In the wake of two fatal crashes in Indonesia and Ethiopia, Boeing said Monday it would suspend production of its 737 MAX jetliner in January after the Federal Aviation Administration (FAA) refused to approve the jet's return to service before 2020.
The halt of the 737 MAX production is the biggest assembly-line halt for Boeing in more than 20 years.
Boeing, which builds the 737 south of Seattle, said it would not lay off any of the roughly 12,000 employees there during the production freeze, though the move could have repercussions across its global supply chain and the US economy.
The 737 MAX has been grounded since March after two crashes in Indonesia and Ethiopia killed 346 people within five months, costing the plane manufacturer more than $9 billion so far.
The decision to halt production will have little immediate impact on airlines that have already seen deliveries halted, forcing many to cancel flights or lease older replacements.
But it marks a deepening of a crisis that has already seen Boeing's fastest-selling jet grounded worldwide, its safety record scrutinized, customers pressing for compensation and its cornerstone relationship with the FAA placed under strain.
It also threatens to hit US economy, with House representative Rick Larsen calling Boeing's decision "a body blow to its workers and the region's economy."
"The only saving grace is the Boeing leadership has promised not to lay off any workers. I am ready to work with Boeing workers to ensure ... they will have access to the necessary resources in the event of a prolonged shutdown."
Until now Boeing has continued to produce 737 MAX jets at a rate of 42 per month and purchase parts from suppliers at a rate of up to 52 units per month, even though deliveries are frozen until regulators approve the aircraft to fly commercially again.
Boeing did not say how long the shutdown might last, stressing this was up to the FAA. Previous efforts to predict when the 737 MAX might return to service after software training changes had drawn a sharp response from the US regulator.
The FAA said it would not comment on what it described as a Boeing business decision but would continue to work with global regulators to review proposed changes to the 737 MAX.
"Our first priority is safety, and we have set no timeframe for when the work will be completed," the agency said.
Analysts said the shutdown was inevitable after Boeing was forced to abandon its end-year goal for returning to service.
"It is not a surprise that they don't continue producing planes that don't have a home," said Adam Pilarski, senior vice president at Virginia-based consultancy AVITAS.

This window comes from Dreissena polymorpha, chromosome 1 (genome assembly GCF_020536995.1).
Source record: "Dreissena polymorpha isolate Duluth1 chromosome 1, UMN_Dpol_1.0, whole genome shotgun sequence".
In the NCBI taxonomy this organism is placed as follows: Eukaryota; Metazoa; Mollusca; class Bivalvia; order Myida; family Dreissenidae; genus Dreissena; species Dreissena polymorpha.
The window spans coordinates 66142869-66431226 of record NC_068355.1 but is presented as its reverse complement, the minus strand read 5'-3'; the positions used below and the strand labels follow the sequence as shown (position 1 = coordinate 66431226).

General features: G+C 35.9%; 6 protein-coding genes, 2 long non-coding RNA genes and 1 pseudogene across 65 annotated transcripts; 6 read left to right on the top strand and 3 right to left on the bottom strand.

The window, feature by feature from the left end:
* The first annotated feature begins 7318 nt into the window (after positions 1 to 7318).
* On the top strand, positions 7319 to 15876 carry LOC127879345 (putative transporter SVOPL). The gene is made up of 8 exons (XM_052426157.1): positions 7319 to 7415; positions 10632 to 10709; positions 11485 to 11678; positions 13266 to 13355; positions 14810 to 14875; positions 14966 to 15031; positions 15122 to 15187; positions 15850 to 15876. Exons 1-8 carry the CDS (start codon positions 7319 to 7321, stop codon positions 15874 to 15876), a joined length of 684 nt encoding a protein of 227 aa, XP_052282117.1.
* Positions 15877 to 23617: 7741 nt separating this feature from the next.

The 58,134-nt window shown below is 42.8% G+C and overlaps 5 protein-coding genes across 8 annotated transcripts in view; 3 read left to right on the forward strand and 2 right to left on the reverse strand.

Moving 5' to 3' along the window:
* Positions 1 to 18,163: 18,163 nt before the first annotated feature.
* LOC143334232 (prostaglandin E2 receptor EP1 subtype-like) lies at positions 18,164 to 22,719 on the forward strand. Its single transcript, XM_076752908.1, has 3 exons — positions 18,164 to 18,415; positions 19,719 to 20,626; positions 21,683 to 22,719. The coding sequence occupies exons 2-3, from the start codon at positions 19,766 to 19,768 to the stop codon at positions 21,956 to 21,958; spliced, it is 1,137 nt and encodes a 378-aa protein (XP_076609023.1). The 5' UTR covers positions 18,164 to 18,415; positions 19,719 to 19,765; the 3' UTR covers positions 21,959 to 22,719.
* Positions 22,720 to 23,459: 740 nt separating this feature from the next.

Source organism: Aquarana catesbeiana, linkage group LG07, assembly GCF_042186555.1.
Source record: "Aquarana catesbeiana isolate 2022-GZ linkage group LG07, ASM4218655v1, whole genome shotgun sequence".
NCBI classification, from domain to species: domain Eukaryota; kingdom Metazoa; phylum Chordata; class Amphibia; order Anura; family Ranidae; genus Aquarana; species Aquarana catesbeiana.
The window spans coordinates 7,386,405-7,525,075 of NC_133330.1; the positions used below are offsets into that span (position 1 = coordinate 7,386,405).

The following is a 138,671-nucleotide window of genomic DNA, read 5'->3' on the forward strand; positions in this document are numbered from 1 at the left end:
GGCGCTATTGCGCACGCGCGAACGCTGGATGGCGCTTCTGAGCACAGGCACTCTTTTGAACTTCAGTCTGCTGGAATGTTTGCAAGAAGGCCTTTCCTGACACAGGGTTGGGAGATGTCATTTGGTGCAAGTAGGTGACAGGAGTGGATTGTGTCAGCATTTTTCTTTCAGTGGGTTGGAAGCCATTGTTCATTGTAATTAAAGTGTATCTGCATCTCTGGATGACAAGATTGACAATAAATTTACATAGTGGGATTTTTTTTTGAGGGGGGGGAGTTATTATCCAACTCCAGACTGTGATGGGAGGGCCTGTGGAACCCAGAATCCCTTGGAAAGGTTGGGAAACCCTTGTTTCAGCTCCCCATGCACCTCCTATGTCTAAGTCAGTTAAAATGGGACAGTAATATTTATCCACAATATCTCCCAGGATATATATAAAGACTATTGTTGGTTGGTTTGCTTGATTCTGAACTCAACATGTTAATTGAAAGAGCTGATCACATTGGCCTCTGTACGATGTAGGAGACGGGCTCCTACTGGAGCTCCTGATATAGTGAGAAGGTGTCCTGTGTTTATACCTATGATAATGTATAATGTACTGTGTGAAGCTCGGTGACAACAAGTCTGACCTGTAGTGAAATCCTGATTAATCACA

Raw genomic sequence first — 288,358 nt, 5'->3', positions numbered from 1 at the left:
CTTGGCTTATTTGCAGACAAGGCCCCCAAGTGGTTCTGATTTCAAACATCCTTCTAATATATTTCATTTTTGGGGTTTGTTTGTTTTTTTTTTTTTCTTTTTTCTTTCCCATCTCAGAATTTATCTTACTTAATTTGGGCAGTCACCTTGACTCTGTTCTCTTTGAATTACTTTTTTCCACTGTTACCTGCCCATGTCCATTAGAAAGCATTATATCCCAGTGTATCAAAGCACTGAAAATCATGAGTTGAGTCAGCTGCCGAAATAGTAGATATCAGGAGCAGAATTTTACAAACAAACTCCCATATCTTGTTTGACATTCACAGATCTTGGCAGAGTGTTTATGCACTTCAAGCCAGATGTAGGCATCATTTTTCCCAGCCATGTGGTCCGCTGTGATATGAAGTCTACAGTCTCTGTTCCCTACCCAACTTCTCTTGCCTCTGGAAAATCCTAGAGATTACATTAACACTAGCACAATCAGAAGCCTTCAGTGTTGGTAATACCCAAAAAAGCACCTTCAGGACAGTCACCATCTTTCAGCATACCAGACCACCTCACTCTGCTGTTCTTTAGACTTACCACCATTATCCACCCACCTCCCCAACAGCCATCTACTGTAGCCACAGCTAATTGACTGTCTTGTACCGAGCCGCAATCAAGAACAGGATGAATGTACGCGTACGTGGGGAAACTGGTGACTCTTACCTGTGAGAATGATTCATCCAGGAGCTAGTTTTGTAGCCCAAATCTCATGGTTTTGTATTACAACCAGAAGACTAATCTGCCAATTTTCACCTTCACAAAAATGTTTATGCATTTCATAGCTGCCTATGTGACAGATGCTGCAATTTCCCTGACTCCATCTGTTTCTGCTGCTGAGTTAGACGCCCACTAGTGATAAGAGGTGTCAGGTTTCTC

After holding out for months by keeping its factory lines running at optimum speed for a quick return, Boeing said it had decided to put emphasis on delivering some 400 planes that have been produced and stored, once the FAA gives the green light.
Such an emphasis would most quickly release much-needed cash for Boeing, but could cause other problems when production resumes, industry sources said. Supply chains are fragile due to record demand and abrupt changes in speed often cause snags.
Boeing did not say what extra financial impact the 737 MAX shutdown would have ahead of annual results due in January.
A spokesman said it would continue production of a military derivative of the 737, the P-8 maritime surveillance jet.
Boeing's shares closed down 4% on Monday and fell 1% after hours. Shares in Spirit AeroSystems Holdings, its biggest supplier, fell 2%.
Analysts highlighted General Electric, Safran and Senior as other suppliers that could experience disruptions.
GE and Safran co-produce engines for the 737 MAX and unlike most suppliers are paid mostly once the airplanes are delivered to the airline buyer.
Airlines with 737 MAX jets and orders also face added uncertainty after already scaling back flying schedules and delaying growth plans.
Southwest Airlines, the largest 737 MAX customer, said last week it had reached a compensation agreement with Boeing for a portion of a projected $830 million hit to operating income in 2019 from the grounding.
By Eric M. Johnson and David Shepardson/Reuters